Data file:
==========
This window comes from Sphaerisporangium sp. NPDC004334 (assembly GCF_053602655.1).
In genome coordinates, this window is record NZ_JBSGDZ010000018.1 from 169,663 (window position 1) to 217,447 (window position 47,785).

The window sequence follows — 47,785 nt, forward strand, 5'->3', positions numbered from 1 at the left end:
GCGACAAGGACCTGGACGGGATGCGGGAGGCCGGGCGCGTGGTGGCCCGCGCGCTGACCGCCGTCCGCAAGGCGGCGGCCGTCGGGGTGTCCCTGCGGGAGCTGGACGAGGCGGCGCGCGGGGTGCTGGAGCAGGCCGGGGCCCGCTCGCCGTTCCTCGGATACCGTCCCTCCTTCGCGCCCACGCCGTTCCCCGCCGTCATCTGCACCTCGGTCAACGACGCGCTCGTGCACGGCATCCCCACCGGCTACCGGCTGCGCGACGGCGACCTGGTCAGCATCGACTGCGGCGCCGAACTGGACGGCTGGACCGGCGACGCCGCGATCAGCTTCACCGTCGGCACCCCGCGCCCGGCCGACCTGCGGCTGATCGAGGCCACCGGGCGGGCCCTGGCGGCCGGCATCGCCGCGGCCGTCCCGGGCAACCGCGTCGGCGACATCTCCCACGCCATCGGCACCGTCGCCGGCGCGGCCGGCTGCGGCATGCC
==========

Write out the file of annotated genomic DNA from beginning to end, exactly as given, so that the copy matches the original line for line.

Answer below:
This window comes from Sphaerisporangium sp. NPDC004334 (assembly GCF_053602655.1).
In genome coordinates, this window is record NZ_JBSGDZ010000018.1 from 169,663 (window position 1) to 217,447 (window position 47,785).

The window sequence follows — 47,785 nt, forward strand, 5'->3', positions numbered from 1 at the left end:
GCGACAAGGACCTGGACGGGATGCGGGAGGCCGGGCGCGTGGTGGCCCGCGCGCTGACCGCCGTCCGCAAGGCGGCGGCCGTCGGGGTGTCCCTGCGGGAGCTGGACGAGGCGGCGCGCGGGGTGCTGGAGCAGGCCGGGGCCCGCTCGCCGTTCCTCGGATACCGTCCCTCCTTCGCGCCCACGCCGTTCCCCGCCGTCATCTGCACCTCGGTCAACGACGCGCTCGTGCACGGCATCCCCACCGGCTACCGGCTGCGCGACGGCGACCTGGTCAGCATCGACTGCGGCGCCGAACTGGACGGCTGGACCGGCGACGCCGCGATCAGCTTCACCGTCGGCACCCCGCGCCCGGCCGACCTGCGGCTGATCGAGGCCACCGGGCGGGCCCTGGCGGCCGGCATCGCCGCGGCCGTCCCGGGCAACCGCGTCGGCGACATCTCCCACGCCATCGGCACCGTCGCCGGCGCGGCCGGCTGCGGCATGCC